Documentation

API documentation is the core of any /developer page. This is the place where developers go to find out how to actually use your API. You should plan to have a dedicated documentation page for each API endpoint (url), as the information for each will be unique. For each API, plan on including the following information: Brief description and anticipated usage. How do you envision your users making use of this API? What’s its purpose? Describe at a high level what you can do with it.
  • Authentication: is authentication required? If so, describe the authentication system in brief, with a link back to the more complete docs.
  • Parameters: if the API accepts input, describe the parameters with example values.
  • Return: what does your API return? What is the data format, and what are the return values? What is the standard interpretation of the return?
  • Errors: when something goes wrong, what happens? How should developers interpret the errors, and what should they do about it?

Developer Tools

Since the goal of your developer documentation is to make it as easy as possible to use your API, one of the most effective ways of helping developers is to provide the tools necessary for consuming your API.  First and foremost, create an official wrapper library for your API in a number of programming languages.  PHP, Ruby, Python and JavaScript are all good places to start.  No one knows your API better than you do, so take the opportunity to show developers how it should be used. Another tool that can be really helpful is a GUI API query builder.  If you're using Swagger, this can be easily generated using a number of tools.  However, it should be relatively trivial to build this and host it using your official API library.  One of the really nice things about this tool for developers is being able to see the expected values for each request parameter — its a lot easier to see it in action than try and plow through the developer documentation to figure out what possible values are. Let developers quickly see real example responses, in ways they can experiment with and vary to explore the range of data you've got available. If your API requires authentication, provide a demo account key or tools for generating queries and live responses using the developer's own access keys. An example of a great API query tool can be found at the New York Times: http://prototype.nytimes.com/gst/apitool/index.html. Lastly, its important to link to any dependency libraries your API relies on.  This might include XML or JSON parsers, or if you are using other third party tools, say RDF, links to recommended libraries for consuming the returns.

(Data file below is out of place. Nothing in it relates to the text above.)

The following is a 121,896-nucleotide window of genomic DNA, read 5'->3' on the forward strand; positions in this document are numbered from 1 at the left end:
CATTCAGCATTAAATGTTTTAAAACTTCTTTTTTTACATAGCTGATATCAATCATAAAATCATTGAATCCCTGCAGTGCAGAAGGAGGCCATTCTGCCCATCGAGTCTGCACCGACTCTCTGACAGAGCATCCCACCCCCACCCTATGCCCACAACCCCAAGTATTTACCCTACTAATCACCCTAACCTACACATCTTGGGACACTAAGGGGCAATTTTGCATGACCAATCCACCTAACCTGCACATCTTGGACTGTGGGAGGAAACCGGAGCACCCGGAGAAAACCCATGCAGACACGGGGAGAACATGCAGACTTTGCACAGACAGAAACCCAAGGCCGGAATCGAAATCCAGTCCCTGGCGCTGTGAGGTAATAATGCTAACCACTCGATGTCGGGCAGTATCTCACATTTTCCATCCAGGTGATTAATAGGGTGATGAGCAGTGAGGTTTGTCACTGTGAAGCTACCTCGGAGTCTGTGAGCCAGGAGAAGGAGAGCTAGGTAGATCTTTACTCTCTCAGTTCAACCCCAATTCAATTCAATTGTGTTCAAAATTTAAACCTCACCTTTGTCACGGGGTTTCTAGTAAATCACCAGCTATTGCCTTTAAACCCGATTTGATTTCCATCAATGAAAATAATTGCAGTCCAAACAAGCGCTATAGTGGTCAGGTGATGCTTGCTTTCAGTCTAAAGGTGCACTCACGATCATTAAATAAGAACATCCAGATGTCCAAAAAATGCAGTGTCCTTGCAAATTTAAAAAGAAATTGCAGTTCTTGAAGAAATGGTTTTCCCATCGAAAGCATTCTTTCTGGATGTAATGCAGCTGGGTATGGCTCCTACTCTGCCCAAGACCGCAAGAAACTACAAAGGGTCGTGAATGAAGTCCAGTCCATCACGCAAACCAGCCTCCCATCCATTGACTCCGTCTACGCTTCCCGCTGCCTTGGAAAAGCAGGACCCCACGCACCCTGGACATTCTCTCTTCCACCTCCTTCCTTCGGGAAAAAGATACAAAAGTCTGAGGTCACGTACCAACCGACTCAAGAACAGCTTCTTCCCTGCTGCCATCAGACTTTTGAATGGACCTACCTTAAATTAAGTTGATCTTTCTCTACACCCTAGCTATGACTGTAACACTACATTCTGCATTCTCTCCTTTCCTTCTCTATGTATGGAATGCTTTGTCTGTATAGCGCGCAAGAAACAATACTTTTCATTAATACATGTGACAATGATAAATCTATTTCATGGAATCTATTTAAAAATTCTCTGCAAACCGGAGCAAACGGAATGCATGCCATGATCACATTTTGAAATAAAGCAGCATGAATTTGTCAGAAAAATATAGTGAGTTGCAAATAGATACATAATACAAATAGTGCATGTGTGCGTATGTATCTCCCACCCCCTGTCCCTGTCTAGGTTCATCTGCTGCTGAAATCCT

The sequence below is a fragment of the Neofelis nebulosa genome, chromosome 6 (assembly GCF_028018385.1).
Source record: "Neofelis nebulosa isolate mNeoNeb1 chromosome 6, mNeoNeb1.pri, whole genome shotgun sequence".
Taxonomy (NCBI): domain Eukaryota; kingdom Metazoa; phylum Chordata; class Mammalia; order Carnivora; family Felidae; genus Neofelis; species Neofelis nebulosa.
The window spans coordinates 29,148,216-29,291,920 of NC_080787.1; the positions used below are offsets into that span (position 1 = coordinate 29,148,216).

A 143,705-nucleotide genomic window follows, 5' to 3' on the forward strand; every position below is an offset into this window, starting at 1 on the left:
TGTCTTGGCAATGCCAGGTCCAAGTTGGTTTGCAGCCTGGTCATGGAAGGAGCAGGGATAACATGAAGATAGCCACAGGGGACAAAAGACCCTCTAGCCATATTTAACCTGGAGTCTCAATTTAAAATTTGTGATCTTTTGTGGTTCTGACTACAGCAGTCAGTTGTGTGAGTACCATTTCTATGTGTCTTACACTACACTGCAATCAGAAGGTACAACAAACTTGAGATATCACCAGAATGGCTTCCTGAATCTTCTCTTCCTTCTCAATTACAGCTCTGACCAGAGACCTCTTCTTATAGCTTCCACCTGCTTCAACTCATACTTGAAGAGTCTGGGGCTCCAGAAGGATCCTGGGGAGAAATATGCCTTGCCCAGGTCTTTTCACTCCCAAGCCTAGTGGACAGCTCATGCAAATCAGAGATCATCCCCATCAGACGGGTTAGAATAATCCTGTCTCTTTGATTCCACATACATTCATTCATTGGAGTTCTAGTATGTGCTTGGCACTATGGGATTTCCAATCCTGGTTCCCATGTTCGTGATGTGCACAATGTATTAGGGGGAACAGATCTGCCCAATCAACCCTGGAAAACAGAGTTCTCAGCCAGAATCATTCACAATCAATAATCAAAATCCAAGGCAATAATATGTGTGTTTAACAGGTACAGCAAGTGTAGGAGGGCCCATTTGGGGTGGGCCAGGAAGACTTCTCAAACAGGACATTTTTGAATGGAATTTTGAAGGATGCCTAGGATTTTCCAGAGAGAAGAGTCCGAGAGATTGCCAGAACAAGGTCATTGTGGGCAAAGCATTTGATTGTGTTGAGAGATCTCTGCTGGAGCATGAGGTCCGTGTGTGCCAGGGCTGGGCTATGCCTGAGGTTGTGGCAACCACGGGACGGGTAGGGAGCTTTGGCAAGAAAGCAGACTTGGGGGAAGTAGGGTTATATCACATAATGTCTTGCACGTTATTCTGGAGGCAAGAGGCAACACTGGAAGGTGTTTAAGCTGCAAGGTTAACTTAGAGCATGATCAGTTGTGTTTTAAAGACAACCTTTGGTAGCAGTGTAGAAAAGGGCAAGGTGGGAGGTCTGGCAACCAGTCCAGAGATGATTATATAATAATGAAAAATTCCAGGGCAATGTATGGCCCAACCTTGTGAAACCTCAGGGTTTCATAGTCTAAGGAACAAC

Examples

There are a few great developer pages out there that can serve as a model of what to do.  These stick roughly to the points above, but every API is different, and so every developer section should be a bit unique.
  • New York Times: a great developer section with lots of information up front, as well as complete documentation and helpful tools for consuming the API.
  • ESPN: The newly launched ESPN developer center does a great job of providing all the right information for developers.